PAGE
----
The contributors are Michael Banner, Nigel Biggar, Joseph Boyle, Michael G. Cartwright, John A. Coleman, S.J., John Finnis, Theodore J. Koontz, David Little, Richard B. Miller, James W. Skillen, and Max L. Stackhouse.
Respected Christian ethicist Jean Bethke Elshtain finds in the tensions and tragedies of our turn-of-the-century society hope in the recovery of personhood. She explores the internal and external trappings that so easily lead us to forget how to be faithful to something other than ourselves.
This is a work of political analysis, cultural criticism, and theological engagement. Elshtain suggests that much of what we rightly interpret as troubling presents fascinating interpretive occasions for Christians, who, of all people, are called to live in hope. She highlights in particular certain aspects of youth culture, taking up popular films like "Seven and "Titanic and tragedies like the shootings at Columbine High School. What she finds running through all of these are examples of courage and a search for a source of truth and meaning that seems to elude so many.
How can people of faith meet the challenge of living morally and faithfully within an increasingly globalized society? Much of the debate about the global market economy is polarized between pro-market ideology and anti-globalization activism. Global Neighbors sidesteps that dichotomy, presenting instead a nuanced, constructive approach. Leading theologians, ethicists, economists, and church leaders here examine the Christian call to live morally, faithfully, and responsibly in today's global marketplace and offer alternative perspectives to such utilitarians as Peter Singer.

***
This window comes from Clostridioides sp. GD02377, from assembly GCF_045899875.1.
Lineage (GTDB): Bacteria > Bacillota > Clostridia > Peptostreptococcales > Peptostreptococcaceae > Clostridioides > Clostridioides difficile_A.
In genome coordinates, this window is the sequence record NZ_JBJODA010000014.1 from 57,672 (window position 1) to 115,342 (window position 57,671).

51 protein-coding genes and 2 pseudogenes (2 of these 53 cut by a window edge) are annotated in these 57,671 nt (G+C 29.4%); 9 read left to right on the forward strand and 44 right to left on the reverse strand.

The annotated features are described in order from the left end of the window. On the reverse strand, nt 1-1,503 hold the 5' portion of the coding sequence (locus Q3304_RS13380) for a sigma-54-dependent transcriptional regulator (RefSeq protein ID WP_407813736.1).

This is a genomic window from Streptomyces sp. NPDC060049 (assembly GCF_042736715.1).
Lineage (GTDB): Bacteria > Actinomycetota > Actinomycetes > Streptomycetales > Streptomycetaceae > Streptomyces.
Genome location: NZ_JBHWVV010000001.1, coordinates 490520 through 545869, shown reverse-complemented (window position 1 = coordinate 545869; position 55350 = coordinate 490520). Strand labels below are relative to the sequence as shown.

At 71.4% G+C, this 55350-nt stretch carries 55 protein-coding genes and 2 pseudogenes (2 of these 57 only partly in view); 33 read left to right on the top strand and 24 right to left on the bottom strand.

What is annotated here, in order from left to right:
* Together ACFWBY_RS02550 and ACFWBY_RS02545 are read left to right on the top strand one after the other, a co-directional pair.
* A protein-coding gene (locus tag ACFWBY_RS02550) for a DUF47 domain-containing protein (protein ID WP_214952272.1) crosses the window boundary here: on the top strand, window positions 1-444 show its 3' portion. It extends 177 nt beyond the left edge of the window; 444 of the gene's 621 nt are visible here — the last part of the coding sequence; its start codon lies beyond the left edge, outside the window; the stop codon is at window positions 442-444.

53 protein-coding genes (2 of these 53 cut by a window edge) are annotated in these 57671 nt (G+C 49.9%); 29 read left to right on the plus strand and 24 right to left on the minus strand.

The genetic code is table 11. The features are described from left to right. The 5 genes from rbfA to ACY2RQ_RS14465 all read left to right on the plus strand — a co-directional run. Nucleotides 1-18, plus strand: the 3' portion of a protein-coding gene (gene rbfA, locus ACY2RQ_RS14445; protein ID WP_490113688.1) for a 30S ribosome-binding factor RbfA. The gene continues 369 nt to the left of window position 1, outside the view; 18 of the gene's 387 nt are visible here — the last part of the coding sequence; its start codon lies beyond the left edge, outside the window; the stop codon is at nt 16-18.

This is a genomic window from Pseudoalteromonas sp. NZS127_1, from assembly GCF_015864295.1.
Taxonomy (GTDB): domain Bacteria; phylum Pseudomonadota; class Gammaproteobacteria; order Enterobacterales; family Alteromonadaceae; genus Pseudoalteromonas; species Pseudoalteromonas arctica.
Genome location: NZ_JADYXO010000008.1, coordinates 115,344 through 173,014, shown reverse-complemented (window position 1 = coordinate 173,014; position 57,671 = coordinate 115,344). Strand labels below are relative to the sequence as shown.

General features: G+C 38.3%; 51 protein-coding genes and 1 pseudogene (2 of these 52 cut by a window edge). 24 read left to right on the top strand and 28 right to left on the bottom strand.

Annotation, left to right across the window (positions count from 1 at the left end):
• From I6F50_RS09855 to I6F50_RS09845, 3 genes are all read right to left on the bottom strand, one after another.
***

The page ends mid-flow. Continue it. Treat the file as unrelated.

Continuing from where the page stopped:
Robert D. Austin
Rebecca M. Blank
Douglas A. Hicks
Rebecca Todd Peters
Shirley J. Roels
Jeff Van Duzer
Kent Van Til
Thomas W. Walker
Put Down Your Sword invites us into Jesus' way of nonviolence as presented by the Gospels. Arguing that all Christians must follow Christ's example in the ways of peace, Dear outlines the many actions he himself has taken following the path of nonviolence, modeling his own vision of peace in this turbulent world.
First sharing his convictions and insights about the nonviolence of Jesus, the Beatitudes, the nature of God, and the mystery of the resurrection, Dear goes on to relate stories from the various protests in which he has been involved. Journal entries from missions to India and Colombia offer a poignant backdrop for his impassioned argument. Dear also profiles the peacemakers he finds most inspiring, from Martin Luther King Jr. to Henri Nouwen to Joan Baez. Finally, he reflects on care for the earth, the teachings of Thomas Merton, and the vision of a new world without war, poverty, or violence.
Carson traces the subtle but enormous shift in the way we have come to understand tolerance over recent years -- from defending the rights of those who hold different beliefs to affirming all beliefs as equally valid and correct. He looks back at the history of this shift and discusses its implications for culture today, especially its bearing on democracy, discussions about good and evil, and Christian truth claims.
Using real-life examples that will sometimes arouse laughter and sometimes make the blood boil, Carson argues not only that the "new tolerance" is socially dangerous and intellectually debilitating but also that it actually leads to genuine intolerance of all who struggle to hold fast to their beliefs.